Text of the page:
Top-down might seem much more logical than bottom-up: How can you decide what data you need if you don't know why you're collecting it? But as a practical matter, you might find it more efficient to determine all the data that currently is being used and that might be needed in the future, and then make sure that this data satisfies all your objectives.
Neither the top-down nor the bottom-up approach is cast in stone. Many database professionals develop their own methods that combine aspects of both approaches.
One key element to consider is cost. Each piece of data collected has a price tag, even if it's very low, and the cost of data varies. You might decide that the added benefit of some data simply isn't worth the cost of collecting it. Similarly, easy availability and low cost might make it attractive to collect and use data that you might otherwise forgo.
In the case of the Classic TV database, let's use a top-down approach to make a preliminary list of the data you might want to include (see Table 2.1).
Begin to Define Columns
As you look over your data needs, the number and nature of the fields begins to take shape.
For example, consider each item in the first two mission objectives "I need to know the show's broadcast history" and "I need to know the main story line of each show." Here is an imaginary thought process you might go through:
Remember, this is just a preliminary list of possible columns. You'll continue to refine the fields as you create the database.
Create a Preliminary List of Columns
After you evaluate the columns required for each of the other three mission objectives, you come up with a preliminary list of columns(see Table 2.2) and column descriptions. You have checked to make sure that the data is available to you at minimal cost from your own knowledge, the Internet, library resources, and other available sources.
The One Big Table Solution
With your initial list of columns drawn up, you're now faced with the decision of how to organize them into one or more grids. Your first instinct is to put them all in one big table, commonly known as a flat file. That way, all your data will be in one place whenever you need it. After all, there doesn't seem to be that many columns.
But as you set about adding the first few rows of data to your table, you realize that the one-table-fits-all strategy isn't going to work.
Most of the programs in your table were likely aired on one of four networks: CBS, NBC, ABC, or FOX. Each time you add a new program, you find you're entering the same network dataofficial name, popular name, and historyagain and again (see Table 2.3). You're wasting lots of time making the same keystrokes. Moreover, what will happen when you want to edit a single value in one of the network columns? You have many duplicate entries, so you'll have to find and edit each occurrence of the same value to make sure your data is current. That might be easy to do with a column that has values with few characters, such as the network's popular name. It's a lot harder to do for the Network Notes field, which might have many sentences and thousands of characters.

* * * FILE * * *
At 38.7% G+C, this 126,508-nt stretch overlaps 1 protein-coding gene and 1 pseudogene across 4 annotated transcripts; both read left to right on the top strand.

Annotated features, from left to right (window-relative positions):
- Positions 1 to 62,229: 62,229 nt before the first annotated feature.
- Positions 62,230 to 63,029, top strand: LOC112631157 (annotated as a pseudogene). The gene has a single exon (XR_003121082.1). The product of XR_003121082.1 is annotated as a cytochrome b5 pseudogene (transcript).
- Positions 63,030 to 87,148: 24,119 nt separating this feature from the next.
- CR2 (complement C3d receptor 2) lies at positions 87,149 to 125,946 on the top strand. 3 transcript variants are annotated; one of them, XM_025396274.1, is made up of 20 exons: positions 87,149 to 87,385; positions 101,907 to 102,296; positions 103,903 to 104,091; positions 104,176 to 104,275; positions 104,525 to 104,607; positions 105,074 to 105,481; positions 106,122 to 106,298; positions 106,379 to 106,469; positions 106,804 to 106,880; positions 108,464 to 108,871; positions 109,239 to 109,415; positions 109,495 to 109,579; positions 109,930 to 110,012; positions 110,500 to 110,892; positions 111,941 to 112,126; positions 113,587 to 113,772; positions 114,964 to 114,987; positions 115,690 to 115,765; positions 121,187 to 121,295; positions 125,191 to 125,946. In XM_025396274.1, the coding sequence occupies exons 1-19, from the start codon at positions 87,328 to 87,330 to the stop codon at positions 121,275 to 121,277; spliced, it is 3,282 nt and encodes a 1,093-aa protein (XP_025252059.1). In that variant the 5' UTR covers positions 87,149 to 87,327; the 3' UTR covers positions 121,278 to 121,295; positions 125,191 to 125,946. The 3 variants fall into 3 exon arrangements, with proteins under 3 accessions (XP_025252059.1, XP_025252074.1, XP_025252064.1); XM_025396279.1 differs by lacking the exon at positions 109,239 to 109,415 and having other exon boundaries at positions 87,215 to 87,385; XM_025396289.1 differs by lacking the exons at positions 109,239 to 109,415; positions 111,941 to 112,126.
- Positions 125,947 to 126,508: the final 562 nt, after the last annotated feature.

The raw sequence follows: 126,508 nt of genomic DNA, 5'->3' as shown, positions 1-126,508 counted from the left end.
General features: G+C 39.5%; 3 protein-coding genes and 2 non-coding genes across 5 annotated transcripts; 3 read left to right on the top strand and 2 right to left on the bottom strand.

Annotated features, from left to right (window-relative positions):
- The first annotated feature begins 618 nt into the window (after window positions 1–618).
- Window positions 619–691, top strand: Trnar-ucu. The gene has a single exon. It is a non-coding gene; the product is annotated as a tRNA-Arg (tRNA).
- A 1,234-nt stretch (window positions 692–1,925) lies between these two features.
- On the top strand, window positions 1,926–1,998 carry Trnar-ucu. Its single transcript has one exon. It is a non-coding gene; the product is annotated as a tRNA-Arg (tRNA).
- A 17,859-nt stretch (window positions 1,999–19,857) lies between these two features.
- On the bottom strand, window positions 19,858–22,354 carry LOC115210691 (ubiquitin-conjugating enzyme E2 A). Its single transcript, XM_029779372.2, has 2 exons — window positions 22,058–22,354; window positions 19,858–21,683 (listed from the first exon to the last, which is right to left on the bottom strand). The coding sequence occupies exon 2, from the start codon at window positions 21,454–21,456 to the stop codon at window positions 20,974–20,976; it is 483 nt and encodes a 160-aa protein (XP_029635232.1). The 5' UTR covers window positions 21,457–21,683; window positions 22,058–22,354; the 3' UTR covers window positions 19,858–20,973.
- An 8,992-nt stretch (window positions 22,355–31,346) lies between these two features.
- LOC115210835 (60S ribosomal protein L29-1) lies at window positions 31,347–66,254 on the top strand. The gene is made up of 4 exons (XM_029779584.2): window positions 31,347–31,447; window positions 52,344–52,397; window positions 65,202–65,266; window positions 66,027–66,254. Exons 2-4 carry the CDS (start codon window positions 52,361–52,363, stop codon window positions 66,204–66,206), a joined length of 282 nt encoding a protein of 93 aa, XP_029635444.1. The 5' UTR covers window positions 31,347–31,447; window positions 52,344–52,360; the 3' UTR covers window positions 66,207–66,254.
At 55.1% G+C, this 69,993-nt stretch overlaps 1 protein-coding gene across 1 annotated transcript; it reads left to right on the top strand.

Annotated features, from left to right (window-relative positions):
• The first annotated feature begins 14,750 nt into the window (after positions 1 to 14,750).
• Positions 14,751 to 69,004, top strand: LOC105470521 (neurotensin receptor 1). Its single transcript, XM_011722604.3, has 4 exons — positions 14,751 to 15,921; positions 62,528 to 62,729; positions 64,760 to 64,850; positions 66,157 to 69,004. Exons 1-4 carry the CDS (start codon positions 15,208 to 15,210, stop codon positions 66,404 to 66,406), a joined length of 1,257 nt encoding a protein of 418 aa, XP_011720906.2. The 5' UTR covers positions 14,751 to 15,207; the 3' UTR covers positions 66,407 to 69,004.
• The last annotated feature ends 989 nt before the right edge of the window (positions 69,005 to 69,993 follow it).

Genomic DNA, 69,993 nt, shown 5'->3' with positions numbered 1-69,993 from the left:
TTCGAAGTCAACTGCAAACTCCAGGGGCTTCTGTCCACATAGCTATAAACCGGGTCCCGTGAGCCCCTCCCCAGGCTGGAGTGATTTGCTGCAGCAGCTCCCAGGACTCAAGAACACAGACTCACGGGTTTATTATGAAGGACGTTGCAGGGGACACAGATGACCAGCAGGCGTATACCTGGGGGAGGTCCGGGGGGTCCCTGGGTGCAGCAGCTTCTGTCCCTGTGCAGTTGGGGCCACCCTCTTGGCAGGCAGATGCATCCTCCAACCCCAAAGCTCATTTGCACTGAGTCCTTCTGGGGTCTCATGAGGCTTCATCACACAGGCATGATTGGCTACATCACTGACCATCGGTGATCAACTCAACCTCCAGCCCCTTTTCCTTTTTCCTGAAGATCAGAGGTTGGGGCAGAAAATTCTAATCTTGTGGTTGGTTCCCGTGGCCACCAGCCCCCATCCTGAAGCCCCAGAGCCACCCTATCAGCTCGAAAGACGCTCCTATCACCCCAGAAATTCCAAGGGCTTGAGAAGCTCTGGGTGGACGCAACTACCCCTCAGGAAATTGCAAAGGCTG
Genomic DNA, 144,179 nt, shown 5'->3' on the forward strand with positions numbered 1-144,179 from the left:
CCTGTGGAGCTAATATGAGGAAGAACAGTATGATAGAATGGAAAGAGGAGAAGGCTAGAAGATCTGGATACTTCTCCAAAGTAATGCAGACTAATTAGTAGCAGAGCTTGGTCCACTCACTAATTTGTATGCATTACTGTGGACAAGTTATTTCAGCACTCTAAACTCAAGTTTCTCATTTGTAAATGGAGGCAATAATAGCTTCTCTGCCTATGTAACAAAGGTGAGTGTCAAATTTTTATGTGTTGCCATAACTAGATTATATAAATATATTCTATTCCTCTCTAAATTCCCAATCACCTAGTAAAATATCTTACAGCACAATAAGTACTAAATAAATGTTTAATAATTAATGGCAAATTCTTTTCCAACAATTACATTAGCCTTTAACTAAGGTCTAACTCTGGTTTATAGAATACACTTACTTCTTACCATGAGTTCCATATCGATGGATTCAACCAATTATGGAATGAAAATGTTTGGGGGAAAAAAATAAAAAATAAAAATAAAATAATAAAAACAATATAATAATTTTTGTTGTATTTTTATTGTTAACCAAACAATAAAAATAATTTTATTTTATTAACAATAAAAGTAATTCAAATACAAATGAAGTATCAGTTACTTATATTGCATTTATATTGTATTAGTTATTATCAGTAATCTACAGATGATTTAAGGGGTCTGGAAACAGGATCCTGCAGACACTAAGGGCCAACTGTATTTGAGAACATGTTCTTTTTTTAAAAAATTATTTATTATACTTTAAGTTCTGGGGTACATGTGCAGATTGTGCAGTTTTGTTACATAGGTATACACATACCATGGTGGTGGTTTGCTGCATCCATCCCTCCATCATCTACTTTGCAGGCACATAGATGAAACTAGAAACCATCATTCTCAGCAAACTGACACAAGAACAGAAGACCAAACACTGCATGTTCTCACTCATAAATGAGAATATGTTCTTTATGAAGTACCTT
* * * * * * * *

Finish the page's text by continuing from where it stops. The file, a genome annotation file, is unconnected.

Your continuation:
As you begin entering data for actors and their roles, you also find some rows require many more columns than others. Take The Odd Couple, a show about two middle-aged guys, one a slob and the other a fussbudget, living in a New York apartment. It has two lead actors, Jack Klugman as Oscar Madison, the sportswriter; and Tony Randall as Felix Unger, the photographer. Because you want to include columns for the actor's name, gender, and biography, as well as his character name and occupation, eight columns are required (4 columns x 2 actors) for all the actor and character values.
Eight columns is not an overwhelming number. But suppose you decide to include the program Friends as well. That means you'll have to enter data for six lead actors. Four columns are needed for each actor and character, so you'll need 24 columns for all the data. In the list of fields in Table 2.2, you created columns for just three actors, at most. Where can you find room for three other actors?
For some shows, you might pick the top actors and leave it at that. But what true Friends fan could possibly decide to leave out even one of the six-member cast? And the problem could get much worse. What are you going to do if you want to enter a record for Eight Is Enough? What if they decide to make a TV series of the book Cheaper By the Dozen?
Let's try an alternative. Table 2.4 uses two rows to record the values for shows with several lead actors, such as Friends. This attempt has the advantage of tables with fewer columns. But this solution won't work, either; you're compounding the problem of duplicate data. Because you have two rows for one program, you'll have to enter the numerous other fields (Location, Network Official Name, Network Name, Network Notes) twice.
Table 2.5 shows another option. You put two actors in the first two columns and then stuff the remaining four into the third Actors column. This scheme is perhaps the worse. First, it misrepresents the data because each actor in Friends is (in our opinion) equally important. Second, as you'll see a little later, cramming several values of the same type in a single column is a bad idea because it makes it difficult to retrieve, sort, edit, and delete individual values.